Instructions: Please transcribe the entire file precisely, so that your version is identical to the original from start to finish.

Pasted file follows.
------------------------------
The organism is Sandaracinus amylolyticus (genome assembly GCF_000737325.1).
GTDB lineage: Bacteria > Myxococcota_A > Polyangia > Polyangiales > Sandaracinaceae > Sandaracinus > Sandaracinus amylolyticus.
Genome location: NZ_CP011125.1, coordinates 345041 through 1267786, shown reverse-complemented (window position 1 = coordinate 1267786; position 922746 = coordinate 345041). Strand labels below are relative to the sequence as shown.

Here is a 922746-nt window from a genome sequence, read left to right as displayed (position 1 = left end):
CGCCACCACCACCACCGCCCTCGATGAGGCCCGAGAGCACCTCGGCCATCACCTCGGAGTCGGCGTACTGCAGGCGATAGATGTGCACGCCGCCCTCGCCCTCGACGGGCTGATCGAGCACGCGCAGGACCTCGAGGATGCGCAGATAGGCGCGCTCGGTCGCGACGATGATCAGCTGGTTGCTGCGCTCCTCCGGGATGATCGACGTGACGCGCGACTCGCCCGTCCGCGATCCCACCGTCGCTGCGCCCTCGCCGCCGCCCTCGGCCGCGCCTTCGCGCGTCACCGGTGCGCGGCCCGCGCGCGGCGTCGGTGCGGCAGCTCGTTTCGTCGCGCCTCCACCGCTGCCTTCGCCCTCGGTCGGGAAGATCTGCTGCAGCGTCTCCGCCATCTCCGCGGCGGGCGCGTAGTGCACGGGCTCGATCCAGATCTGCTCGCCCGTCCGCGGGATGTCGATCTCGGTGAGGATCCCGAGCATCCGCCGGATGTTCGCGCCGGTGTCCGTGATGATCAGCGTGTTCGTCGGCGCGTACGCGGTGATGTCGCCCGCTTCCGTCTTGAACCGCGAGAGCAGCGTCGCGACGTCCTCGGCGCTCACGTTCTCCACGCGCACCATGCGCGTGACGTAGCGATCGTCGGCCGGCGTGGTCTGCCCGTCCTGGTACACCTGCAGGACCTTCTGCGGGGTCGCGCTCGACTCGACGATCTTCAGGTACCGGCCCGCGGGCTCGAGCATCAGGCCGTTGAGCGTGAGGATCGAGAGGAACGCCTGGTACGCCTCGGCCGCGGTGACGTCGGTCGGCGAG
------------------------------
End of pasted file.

The organism is Sandaracinus amylolyticus (genome assembly GCF_000737325.1).
GTDB lineage: Bacteria > Myxococcota_A > Polyangia > Polyangiales > Sandaracinaceae > Sandaracinus > Sandaracinus amylolyticus.
Genome location: NZ_CP011125.1, coordinates 345041 through 1267786, shown reverse-complemented (window position 1 = coordinate 1267786; position 922746 = coordinate 345041). Strand labels below are relative to the sequence as shown.

Here is a 922746-nt window from a genome sequence, read left to right as displayed (position 1 = left end):
CGCCACCACCACCACCGCCCTCGATGAGGCCCGAGAGCACCTCGGCCATCACCTCGGAGTCGGCGTACTGCAGGCGATAGATGTGCACGCCGCCCTCGCCCTCGACGGGCTGATCGAGCACGCGCAGGACCTCGAGGATGCGCAGATAGGCGCGCTCGGTCGCGACGATGATCAGCTGGTTGCTGCGCTCCTCCGGGATGATCGACGTGACGCGCGACTCGCCCGTCCGCGATCCCACCGTCGCTGCGCCCTCGCCGCCGCCCTCGGCCGCGCCTTCGCGCGTCACCGGTGCGCGGCCCGCGCGCGGCGTCGGTGCGGCAGCTCGTTTCGTCGCGCCTCCACCGCTGCCTTCGCCCTCGGTCGGGAAGATCTGCTGCAGCGTCTCCGCCATCTCCGCGGCGGGCGCGTAGTGCACGGGCTCGATCCAGATCTGCTCGCCCGTCCGCGGGATGTCGATCTCGGTGAGGATCCCGAGCATCCGCCGGATGTTCGCGCCGGTGTCCGTGATGATCAGCGTGTTCGTCGGCGCGTACGCGGTGATGTCGCCCGCTTCCGTCTTGAACCGCGAGAGCAGCGTCGCGACGTCCTCGGCGCTCACGTTCTCCACGCGCACCATGCGCGTGACGTAGCGATCGTCGGCCGGCGTGGTCTGCCCGTCCTGGTACACCTGCAGGACCTTCTGCGGGGTCGCGCTCGACTCGACGATCTTCAGGTACCGGCCCGCGGGCTCGAGCATCAGGCCGTTGAGCGTGAGGATCGAGAGGAACGCCTGGTACGCCTCGGCCGCGGTGACGTCGGTCGGCGAG